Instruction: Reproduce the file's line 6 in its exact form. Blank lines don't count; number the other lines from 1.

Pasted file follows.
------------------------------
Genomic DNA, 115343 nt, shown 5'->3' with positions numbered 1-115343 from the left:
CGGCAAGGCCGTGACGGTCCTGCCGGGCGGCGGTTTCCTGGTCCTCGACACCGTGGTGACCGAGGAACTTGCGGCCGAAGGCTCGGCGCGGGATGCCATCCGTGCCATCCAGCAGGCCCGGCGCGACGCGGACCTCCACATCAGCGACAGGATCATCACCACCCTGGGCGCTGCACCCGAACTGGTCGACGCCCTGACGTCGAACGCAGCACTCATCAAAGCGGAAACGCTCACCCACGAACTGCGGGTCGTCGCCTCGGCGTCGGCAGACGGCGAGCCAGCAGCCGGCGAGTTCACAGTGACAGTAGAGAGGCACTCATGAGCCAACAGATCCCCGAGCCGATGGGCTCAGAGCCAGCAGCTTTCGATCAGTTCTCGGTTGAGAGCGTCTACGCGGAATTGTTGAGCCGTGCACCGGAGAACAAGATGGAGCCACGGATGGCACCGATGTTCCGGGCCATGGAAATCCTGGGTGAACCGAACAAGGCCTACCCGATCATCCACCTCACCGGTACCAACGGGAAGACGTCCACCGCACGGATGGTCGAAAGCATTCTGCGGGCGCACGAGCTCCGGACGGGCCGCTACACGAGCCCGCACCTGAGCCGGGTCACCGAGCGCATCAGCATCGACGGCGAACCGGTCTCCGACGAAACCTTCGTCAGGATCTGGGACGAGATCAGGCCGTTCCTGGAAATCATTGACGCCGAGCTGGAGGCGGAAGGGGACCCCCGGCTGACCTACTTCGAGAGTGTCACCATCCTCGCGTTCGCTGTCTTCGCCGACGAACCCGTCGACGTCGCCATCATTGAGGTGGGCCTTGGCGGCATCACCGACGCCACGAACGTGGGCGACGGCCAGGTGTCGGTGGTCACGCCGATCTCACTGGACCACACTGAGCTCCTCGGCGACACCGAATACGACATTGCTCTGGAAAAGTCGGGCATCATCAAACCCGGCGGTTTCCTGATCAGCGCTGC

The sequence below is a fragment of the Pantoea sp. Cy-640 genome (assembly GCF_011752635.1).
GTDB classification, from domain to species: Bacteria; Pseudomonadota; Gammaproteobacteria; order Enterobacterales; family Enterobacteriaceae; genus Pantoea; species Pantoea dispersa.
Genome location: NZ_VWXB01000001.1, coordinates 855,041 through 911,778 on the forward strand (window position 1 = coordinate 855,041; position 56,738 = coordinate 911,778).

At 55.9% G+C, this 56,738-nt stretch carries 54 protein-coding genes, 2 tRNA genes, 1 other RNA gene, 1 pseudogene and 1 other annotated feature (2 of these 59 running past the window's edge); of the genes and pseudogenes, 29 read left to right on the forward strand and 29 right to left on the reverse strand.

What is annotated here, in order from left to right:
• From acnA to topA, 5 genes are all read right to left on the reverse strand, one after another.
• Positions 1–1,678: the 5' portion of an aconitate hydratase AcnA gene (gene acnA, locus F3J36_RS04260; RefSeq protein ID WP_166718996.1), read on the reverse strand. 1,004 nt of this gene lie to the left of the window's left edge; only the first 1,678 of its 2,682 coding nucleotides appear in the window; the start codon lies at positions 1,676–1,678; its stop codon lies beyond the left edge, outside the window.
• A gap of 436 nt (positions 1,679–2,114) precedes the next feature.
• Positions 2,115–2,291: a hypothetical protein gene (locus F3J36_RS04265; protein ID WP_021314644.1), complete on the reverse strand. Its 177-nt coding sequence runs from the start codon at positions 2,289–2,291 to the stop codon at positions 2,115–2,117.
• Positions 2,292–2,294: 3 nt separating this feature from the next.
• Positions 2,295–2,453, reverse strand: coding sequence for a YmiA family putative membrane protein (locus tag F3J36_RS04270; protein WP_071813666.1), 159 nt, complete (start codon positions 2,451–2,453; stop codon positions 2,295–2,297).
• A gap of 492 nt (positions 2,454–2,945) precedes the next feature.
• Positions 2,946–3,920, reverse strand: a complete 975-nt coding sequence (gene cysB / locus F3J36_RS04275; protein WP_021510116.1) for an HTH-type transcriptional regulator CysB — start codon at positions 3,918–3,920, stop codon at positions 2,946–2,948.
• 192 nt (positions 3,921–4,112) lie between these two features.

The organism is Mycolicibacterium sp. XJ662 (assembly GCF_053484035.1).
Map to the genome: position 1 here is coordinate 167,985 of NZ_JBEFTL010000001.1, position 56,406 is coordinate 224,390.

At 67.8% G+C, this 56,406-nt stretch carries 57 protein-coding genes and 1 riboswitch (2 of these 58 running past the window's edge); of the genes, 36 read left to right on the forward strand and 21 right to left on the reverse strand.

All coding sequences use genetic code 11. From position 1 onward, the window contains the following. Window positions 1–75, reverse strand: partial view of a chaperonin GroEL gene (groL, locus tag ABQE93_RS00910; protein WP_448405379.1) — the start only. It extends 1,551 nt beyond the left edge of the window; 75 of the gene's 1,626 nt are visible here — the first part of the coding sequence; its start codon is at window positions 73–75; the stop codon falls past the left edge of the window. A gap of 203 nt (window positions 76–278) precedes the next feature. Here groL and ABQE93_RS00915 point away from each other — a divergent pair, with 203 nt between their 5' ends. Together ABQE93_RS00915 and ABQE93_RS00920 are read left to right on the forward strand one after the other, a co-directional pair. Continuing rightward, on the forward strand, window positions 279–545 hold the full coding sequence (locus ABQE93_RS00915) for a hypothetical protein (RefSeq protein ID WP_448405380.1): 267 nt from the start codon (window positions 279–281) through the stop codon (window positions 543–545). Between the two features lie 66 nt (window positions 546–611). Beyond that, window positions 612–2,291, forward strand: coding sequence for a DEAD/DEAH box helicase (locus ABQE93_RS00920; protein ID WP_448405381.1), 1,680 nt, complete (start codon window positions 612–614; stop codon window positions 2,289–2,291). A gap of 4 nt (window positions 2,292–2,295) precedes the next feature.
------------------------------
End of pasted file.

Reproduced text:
At 55.9% G+C, this 56,738-nt stretch carries 54 protein-coding genes, 2 tRNA genes, 1 other RNA gene, 1 pseudogene and 1 other annotated feature (2 of these 59 running past the window's edge); of the genes and pseudogenes, 29 read left to right on the forward strand and 29 right to left on the reverse strand.